Location: Monroe County Public Library
Attendees: Rae Schnapp, Cheryl Munson, Dave Simcox, Kevin Dogan, Sherry MItchell-Bruker, Lily Bonwich, Richard Harris, Cara Bergschneider, Vicky Getty, Erica Penna, Kate Wiltz, Mary Madore (remotely).
Sherry opened the meeting at 6:35 and attendees briefly introduced themselves.
Guest Speaker: Cara Bergschneider of the Natural Resources Conservation Service, gave a presentation on her agency and its role in conservation.
- The NRCS is a federal agency with a presence in every county in the county
- NRCS must partner with the local Soil and Water Conservation District
- Its role is to educate and provide technical assistance to conserve resources
- Born out of the Dust Bowl in 1935 as the Soil Conservation Service, changed its name to NRCS in 1995
- The NRCS has no regulatory authority
- Works primarily on private land with agricultural producers; participants have a resource concern. NRCS works with large and small farmers, but they must be “producers”.
- Primary goals: increase soil health; provide for continuous living roots; maximize biodiversity and soil cover; minimize disturbance
The Environmental Quality Incentive Program (EQIP) is the primary funding mechanism for NRCS programs. The goal is to fund approximately 75% of a project. Primary agricultural conservation projects include: livestock control (keep out of streams); windbreaks; riparian forest buffers; filter strips; grass waterways; wetland restoration; cover crops; residue management; and pest management. Common forestry projects include invasive species management; timber stand improvement, and water bars.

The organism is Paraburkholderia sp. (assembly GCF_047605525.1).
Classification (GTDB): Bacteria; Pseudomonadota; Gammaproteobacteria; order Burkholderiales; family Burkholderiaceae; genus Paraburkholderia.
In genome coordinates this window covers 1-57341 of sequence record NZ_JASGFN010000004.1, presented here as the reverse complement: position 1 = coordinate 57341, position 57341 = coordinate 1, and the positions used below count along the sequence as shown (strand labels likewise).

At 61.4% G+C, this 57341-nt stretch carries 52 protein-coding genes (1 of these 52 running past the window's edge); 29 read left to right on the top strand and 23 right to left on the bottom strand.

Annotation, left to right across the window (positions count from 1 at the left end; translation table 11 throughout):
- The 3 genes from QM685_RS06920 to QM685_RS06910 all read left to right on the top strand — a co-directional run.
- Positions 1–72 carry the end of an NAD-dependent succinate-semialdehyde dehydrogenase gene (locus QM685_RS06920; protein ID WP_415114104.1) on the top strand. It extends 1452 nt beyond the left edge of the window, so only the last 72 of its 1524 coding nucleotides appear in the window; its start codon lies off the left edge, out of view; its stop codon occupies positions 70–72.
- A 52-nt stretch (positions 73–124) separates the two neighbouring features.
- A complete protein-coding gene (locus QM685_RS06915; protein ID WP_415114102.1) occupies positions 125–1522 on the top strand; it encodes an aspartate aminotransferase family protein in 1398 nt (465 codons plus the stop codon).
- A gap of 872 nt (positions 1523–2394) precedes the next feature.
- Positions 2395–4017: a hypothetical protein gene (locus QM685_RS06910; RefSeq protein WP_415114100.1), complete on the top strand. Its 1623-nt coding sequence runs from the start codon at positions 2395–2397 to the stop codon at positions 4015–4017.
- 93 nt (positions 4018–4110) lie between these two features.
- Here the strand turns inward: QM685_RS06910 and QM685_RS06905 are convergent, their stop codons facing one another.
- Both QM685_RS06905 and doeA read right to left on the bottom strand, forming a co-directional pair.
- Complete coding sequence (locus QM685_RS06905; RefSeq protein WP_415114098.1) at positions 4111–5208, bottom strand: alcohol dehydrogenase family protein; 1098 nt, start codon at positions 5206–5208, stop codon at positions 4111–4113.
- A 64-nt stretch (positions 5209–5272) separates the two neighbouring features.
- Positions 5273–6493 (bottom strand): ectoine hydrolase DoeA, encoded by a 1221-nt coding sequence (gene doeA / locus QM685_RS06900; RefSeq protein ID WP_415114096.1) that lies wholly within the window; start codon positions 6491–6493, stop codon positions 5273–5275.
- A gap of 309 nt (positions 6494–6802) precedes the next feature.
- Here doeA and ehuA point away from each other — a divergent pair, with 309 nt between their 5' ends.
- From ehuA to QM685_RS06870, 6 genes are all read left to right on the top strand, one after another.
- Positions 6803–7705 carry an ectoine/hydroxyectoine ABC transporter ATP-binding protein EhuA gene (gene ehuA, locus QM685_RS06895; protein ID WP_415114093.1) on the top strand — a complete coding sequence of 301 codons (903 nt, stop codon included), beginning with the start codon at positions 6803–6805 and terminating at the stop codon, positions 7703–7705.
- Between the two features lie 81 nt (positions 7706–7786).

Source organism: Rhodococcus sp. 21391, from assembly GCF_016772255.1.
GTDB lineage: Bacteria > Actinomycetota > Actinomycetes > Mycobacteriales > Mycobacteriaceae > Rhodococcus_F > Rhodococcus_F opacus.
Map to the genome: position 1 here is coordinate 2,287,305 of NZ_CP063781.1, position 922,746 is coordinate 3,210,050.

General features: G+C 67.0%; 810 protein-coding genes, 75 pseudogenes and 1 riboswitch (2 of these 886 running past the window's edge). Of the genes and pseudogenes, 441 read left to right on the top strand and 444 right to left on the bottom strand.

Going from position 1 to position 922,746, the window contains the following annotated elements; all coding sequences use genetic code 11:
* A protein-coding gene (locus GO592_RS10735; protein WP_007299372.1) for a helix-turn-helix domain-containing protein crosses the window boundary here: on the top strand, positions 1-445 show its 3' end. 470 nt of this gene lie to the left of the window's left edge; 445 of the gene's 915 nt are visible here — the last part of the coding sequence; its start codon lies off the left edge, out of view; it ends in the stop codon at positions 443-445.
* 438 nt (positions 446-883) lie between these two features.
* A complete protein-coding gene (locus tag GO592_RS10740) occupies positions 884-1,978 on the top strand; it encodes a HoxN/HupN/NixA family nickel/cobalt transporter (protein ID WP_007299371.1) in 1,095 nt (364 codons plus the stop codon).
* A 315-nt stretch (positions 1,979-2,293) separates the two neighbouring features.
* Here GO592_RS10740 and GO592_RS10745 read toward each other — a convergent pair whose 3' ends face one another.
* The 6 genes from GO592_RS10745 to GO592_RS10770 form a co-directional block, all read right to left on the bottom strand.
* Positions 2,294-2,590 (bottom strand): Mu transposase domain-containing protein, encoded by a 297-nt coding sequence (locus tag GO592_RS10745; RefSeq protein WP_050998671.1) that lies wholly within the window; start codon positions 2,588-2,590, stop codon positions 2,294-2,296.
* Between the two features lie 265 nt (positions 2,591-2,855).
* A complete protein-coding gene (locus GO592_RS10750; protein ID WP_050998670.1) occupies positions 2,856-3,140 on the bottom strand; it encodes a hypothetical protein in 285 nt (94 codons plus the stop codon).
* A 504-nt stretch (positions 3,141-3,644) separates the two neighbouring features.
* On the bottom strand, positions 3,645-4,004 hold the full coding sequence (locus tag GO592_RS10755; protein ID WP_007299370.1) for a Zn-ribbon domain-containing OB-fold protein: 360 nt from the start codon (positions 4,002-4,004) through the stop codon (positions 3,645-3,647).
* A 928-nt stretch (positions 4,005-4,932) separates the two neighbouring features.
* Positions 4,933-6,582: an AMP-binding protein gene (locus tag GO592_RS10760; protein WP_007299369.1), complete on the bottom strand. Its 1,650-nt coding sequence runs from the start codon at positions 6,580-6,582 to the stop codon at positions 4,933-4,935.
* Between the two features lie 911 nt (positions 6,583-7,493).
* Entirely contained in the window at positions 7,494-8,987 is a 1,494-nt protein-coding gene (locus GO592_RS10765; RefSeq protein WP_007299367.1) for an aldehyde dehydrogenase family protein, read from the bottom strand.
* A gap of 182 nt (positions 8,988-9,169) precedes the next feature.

HB 1289: Dave Simcox, Steering Committee member, gave a brief summary of House Bill 1289, which would restrict Monroe County’s ability to regulate logging and development near Lake Monroe. Dave will forward an action plan to our FOLM Steering Committee.
Shadyside Logging: Kevin Dogan, Steering Committee member, gave a brief summary of the Shadyside logging issue: To enable the Conservation Law Center (CLC) to undertake legal research on a question of whether a particular easement can be used as the route to transport logs taken from up to a dozen adjoining parcels, the FOLM Steering Committee made a formal request to the CLC for this research to be done. Once the FOLM received a memo from the CLC detailing its research findings, it was sent to an individual who has been coordinating the neighborhood opposition to the logging. The memo supports a legal argument that use of the easement may be limited to parcels that were in common ownership at the time of the easement’s creation. This information was found to be very helpful.
Treasurer's Report: Richard Harris, FOLM treasurer, provided the treasurer’s report. The FOLM annual financial report was submitted to the Center for Sustainable Living on January 20, 2018. In summary, the group received $1036.39 in contributions and fundraising in 2017, with $173.02 in total expenses for the year. The current balance for the group is $863.37.
Adopt-A-Shoreline: Richard provided an update on the Adopt-A-Shoreline project. FOLM has agreed to contribute a minimum of 45 minutes per month to pick up trash at the Paynetown State Recreation Area. Approximately 10 people have volunteered to participate, and will rotate months among the volunteers. Trash can be picked up at the volunteers convenience any time during the month. Most months for the upcoming year have a committed volunteer, but gaps are available. Contact Richard Harris if interested.